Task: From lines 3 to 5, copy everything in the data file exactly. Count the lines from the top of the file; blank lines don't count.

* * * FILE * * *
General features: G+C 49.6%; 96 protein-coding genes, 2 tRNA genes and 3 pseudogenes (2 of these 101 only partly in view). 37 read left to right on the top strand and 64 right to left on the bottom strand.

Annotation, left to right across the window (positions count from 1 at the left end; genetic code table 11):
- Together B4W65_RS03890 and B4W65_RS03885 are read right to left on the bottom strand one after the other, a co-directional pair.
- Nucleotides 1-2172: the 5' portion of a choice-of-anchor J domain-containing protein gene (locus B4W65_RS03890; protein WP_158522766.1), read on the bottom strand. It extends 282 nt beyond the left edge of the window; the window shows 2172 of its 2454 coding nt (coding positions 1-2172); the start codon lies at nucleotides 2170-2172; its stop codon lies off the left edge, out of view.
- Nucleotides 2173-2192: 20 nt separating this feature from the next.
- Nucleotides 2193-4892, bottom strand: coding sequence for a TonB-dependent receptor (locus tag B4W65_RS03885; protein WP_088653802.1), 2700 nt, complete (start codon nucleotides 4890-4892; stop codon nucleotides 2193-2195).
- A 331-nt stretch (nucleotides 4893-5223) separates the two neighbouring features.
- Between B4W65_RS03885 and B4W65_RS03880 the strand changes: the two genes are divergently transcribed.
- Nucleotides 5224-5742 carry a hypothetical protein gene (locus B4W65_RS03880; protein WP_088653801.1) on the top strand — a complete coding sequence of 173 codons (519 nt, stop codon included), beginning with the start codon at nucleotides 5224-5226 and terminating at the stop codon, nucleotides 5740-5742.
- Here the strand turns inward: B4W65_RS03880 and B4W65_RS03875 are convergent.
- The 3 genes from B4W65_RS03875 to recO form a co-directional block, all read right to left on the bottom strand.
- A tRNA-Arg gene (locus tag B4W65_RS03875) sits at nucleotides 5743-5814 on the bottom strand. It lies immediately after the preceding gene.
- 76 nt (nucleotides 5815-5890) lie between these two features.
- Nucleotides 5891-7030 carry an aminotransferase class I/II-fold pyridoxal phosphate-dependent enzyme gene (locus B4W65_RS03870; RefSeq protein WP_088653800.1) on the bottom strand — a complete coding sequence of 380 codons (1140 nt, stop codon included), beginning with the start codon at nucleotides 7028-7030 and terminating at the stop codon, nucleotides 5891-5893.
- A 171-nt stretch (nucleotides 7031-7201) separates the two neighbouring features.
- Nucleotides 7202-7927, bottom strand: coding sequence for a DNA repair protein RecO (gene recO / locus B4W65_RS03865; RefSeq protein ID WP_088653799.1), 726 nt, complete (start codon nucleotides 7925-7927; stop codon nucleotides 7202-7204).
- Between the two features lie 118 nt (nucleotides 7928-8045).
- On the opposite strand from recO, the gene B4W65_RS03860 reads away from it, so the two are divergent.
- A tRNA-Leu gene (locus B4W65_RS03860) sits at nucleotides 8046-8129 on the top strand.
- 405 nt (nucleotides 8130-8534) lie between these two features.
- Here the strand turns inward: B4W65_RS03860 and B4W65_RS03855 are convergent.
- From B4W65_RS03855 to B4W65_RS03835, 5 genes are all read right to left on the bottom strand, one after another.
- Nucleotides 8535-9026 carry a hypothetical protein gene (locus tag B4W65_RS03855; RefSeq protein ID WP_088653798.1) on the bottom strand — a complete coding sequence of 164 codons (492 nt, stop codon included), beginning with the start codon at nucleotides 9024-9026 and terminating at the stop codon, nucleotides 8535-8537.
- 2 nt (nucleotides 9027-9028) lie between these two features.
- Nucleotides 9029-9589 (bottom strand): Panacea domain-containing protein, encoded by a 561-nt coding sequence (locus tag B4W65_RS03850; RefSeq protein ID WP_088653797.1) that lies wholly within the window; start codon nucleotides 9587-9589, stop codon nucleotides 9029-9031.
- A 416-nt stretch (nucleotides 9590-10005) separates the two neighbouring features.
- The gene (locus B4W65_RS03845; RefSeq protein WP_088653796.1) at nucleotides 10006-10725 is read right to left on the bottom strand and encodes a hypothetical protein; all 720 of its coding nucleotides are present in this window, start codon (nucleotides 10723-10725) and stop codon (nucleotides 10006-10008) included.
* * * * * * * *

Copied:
- Together B4W65_RS03890 and B4W65_RS03885 are read right to left on the bottom strand one after the other, a co-directional pair.
- Nucleotides 1-2172: the 5' portion of a choice-of-anchor J domain-containing protein gene (locus B4W65_RS03890; protein WP_158522766.1), read on the bottom strand. It extends 282 nt beyond the left edge of the window; the window shows 2172 of its 2454 coding nt (coding positions 1-2172); the start codon lies at nucleotides 2170-2172; its stop codon lies off the left edge, out of view.
- Nucleotides 2173-2192: 20 nt separating this feature from the next.